A woman who was once a murderous queen of the West Saxons winds up begging in the streets of Lombardy. Lovely poetic justice, if only it were true.
Eadburh, daughter of Mercian King Offa and Queen Cynethryth, was a real person. She did marry a king and was widowed. And she might have ended her days in Lombardy, but not begging and for much more mundane reasons than those in a story written by an author currying favor with a political enemy.
Offa (d. 796) was known for his ruthlessness and for the dike bearing his name. Like most aristocrats, he and his wife arranged for their children to marry for political advantage. In 789, Eadburh wed Beorhtric, king of Wessex.
The alliance had a mutual benefit. Beorhtric might have come to power as an outsider taking advantage of a power vacuum when his predecessor died. Marriage to the daughter of a powerful Mercian king solidified his claim. In his part of the bargain, Beorhtric teamed up with Offa to drive rival Ecgberht out of England. Beorhtric also had the dubious honor of having Vikings land on his shore and kill his reeve.
Apparently, Eadburh did wield power and influence. She gave away land in her own name and witnessed charters with her husband and her brother. Even though her marriage to Beorhtric lasted several years, they didn’t have children. Men in this age sometimes tried to repudiate wives who didn’t produce a healthy son. Beorhtric seems to have been a steadfast husband. Or maybe he feared upsetting Eadburh’s parents more than dying without an heir.
After Offa died, his son, Ecgfrith, succeeded him, and Beorhtric and Eadburh supported him. But Ecgfrith’s reign didn’t last even a year. He died, likely not of natural causes.
Eadburh and Beorhtric’s marriage lasted until his death in 802. He didn’t die of old age, either.
And now we get to the fiction, an account by Asser, who wrote Life of Alfred in 893. The title character was Ecgberht’s grandson. Asser supposedly includes Eadburh’s story to explain why the wives of the Wessex kings weren’t crowned queen like Eadburh was and not take her seat beside him on the throne. More likely this is an attempt to discredit the rival family.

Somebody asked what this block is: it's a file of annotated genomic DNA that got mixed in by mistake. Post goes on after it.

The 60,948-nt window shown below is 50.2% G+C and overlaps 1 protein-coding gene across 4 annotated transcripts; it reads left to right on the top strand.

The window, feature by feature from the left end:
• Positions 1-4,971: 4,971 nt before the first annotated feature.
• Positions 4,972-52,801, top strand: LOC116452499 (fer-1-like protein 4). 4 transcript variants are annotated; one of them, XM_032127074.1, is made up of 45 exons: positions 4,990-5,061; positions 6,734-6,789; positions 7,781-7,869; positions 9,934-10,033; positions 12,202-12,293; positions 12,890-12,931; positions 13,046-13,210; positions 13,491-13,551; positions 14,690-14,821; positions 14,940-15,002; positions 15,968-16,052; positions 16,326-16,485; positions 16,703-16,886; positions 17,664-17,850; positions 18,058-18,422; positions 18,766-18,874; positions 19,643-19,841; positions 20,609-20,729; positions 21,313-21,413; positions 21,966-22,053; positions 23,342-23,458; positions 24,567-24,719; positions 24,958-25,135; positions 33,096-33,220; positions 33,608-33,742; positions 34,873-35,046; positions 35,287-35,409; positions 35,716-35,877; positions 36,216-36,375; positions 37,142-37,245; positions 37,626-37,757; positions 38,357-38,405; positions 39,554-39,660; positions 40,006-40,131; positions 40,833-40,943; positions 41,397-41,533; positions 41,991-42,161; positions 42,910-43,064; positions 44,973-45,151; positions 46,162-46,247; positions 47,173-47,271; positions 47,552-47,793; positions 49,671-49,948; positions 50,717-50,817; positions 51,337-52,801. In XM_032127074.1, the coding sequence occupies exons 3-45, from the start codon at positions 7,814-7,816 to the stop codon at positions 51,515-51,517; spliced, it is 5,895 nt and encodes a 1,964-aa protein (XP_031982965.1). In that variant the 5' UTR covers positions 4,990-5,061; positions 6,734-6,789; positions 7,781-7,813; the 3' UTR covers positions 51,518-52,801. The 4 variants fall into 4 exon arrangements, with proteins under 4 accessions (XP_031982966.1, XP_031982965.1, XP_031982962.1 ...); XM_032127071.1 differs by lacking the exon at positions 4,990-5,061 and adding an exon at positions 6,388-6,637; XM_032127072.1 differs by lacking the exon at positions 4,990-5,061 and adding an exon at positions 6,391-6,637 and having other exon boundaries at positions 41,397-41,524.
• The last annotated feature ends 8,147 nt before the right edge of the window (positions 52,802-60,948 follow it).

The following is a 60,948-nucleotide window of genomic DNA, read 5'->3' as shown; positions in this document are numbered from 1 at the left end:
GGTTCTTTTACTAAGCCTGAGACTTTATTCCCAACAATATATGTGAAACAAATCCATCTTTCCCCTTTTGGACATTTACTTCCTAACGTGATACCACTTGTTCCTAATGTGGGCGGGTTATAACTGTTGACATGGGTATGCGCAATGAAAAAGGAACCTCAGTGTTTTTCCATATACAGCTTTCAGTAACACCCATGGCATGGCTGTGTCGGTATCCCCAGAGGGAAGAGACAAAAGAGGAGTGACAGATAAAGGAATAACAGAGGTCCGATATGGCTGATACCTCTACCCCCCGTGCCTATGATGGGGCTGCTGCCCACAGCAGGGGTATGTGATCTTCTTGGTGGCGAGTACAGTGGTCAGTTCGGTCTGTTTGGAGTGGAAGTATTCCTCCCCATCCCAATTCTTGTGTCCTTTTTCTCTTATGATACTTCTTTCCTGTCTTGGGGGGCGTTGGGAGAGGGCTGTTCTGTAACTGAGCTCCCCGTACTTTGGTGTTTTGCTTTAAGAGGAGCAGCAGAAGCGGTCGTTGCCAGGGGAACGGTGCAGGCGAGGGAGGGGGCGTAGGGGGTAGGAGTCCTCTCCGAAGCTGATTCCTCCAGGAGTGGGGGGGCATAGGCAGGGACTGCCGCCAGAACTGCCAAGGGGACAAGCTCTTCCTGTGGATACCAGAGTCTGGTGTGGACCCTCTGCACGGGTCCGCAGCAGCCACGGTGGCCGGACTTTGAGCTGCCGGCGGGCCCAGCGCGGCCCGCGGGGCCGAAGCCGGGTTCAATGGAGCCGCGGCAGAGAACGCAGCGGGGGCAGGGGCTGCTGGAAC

If we are to believe Asser—and I don’t—Eadburh was tyrannical like her father and dominated the relationship (not good in medieval eyes). If her husband liked anyone she didn’t, she would poison the friendship, and if that didn’t work, the poisoning took a literal turn. Poison, the weapon of women and cowards, fits nicely into the narrative.
Eadburh planned to kill a young man she thought was getting too close to her husband. The victim took the poison. So did Beorhtric. Oops.
In reality, Ecgberht is the more probable culprit. He might have invaded Wessex with his followers, and Beorhtric fell in battle. Ecgberht subsequently seized the throne.
According to Asser, Eadburh took treasures and fled. That much is believable. What’s next is a stretch, and that’s being charitable.
Eadburh went to Charlemagne’s court. The emperor, whose fifth wife had died, asked Eadburh if she wanted himself or his son Charles. Eadburh said she preferred the younger man. Charlemagne told her had she chosen the father, she would have gotten the son, but now she could have neither.
This doesn’t pass the laugh test. By medieval standards, Eadburh was not a desirable bride, especially for a royal marriage. Her father and brother were dead, leaving her without the family connections needed to form alliances.
Instead, Charlemagne appointed her as an abbess. Using another time-honored technique to discredit women, Asser says that Eadburh was caught fornicating with one of her countrymen and expelled from the convent on Charlemagne’s order. Somehow she made her way to Pavia with a slave and ended her days in shame and misery as a beggar.
She might have spent the rest of her days in Lombardy but not as a punishment or in poverty. A confraternity book written between 825 and 850 shows an “Eadburg” as an abbess of a large Lombard convent. If this Eadburg is the former queen of Wessex, she would be in her 50s to her 70s.
It was common for a widowed queen to retire to a convent, and if the emperor thought her a reliable ally, he might appoint her as the abbess. An abbess was a leader, controlling land and the convent’s other assets, and she usually did not live an ascetic lifestyle.
The real Charlemagne very much believed in the power of prayer, and that extended to winning wars. If he trusted Eadburh to lead her sisters in prayer, it is possible he or his successor, Louis the Pious, might have bestowed the abbey upon her.
This post was originally published May 16, 2018 on English Historical Fiction Authors.
“Eadburh” by Janet L. Nelson, Oxford Dictionary of National Biography
“Beorhtric” by Heather Edwards, Oxford Dictionary of National Biography
Asser’s Life of King Alfred, together with the Annals of Saint Neots erroneously ascribed to Asser by John Asser, d. 909, edited by William Henry Stevenson
“A handsome, but wretched head.” by Lisa Graves, The History Witch
“Eadburh, Queen of the West Saxons” by Susan Abernethy, The Freelance History Writer